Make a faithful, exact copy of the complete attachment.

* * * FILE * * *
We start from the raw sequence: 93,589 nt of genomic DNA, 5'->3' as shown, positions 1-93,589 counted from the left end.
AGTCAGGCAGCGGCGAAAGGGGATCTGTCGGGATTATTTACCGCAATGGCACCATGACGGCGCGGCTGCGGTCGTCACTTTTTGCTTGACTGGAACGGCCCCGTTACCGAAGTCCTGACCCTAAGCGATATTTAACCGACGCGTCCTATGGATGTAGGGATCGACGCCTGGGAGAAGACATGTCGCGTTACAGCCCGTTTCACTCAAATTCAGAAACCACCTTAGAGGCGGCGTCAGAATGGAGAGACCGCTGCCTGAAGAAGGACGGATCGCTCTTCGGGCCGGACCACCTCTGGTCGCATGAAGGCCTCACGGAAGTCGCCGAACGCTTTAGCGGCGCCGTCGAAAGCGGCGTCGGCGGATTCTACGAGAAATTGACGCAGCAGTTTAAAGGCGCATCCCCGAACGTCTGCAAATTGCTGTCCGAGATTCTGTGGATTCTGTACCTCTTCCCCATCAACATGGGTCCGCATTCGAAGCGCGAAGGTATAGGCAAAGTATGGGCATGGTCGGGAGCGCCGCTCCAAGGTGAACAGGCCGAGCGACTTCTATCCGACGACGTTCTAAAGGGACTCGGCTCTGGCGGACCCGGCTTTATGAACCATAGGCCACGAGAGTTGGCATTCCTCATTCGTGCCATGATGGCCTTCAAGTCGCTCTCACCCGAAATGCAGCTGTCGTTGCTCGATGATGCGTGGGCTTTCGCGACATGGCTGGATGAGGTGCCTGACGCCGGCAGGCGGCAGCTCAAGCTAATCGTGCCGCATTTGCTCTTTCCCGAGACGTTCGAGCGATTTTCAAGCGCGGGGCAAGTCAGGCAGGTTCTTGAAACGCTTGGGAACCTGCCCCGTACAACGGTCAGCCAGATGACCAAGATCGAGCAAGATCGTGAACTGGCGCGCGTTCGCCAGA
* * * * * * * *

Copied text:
We start from the raw sequence: 93,589 nt of genomic DNA, 5'->3' as shown, positions 1-93,589 counted from the left end.
AGTCAGGCAGCGGCGAAAGGGGATCTGTCGGGATTATTTACCGCAATGGCACCATGACGGCGCGGCTGCGGTCGTCACTTTTTGCTTGACTGGAACGGCCCCGTTACCGAAGTCCTGACCCTAAGCGATATTTAACCGACGCGTCCTATGGATGTAGGGATCGACGCCTGGGAGAAGACATGTCGCGTTACAGCCCGTTTCACTCAAATTCAGAAACCACCTTAGAGGCGGCGTCAGAATGGAGAGACCGCTGCCTGAAGAAGGACGGATCGCTCTTCGGGCCGGACCACCTCTGGTCGCATGAAGGCCTCACGGAAGTCGCCGAACGCTTTAGCGGCGCCGTCGAAAGCGGCGTCGGCGGATTCTACGAGAAATTGACGCAGCAGTTTAAAGGCGCATCCCCGAACGTCTGCAAATTGCTGTCCGAGATTCTGTGGATTCTGTACCTCTTCCCCATCAACATGGGTCCGCATTCGAAGCGCGAAGGTATAGGCAAAGTATGGGCATGGTCGGGAGCGCCGCTCCAAGGTGAACAGGCCGAGCGACTTCTATCCGACGACGTTCTAAAGGGACTCGGCTCTGGCGGACCCGGCTTTATGAACCATAGGCCACGAGAGTTGGCATTCCTCATTCGTGCCATGATGGCCTTCAAGTCGCTCTCACCCGAAATGCAGCTGTCGTTGCTCGATGATGCGTGGGCTTTCGCGACATGGCTGGATGAGGTGCCTGACGCCGGCAGGCGGCAGCTCAAGCTAATCGTGCCGCATTTGCTCTTTCCCGAGACGTTCGAGCGATTTTCAAGCGCGGGGCAAGTCAGGCAGGTTCTTGAAACGCTTGGGAACCTGCCCCGTACAACGGTCAGCCAGATGACCAAGATCGAGCAAGATCGTGAACTGGCGCGCGTTCGCCAGA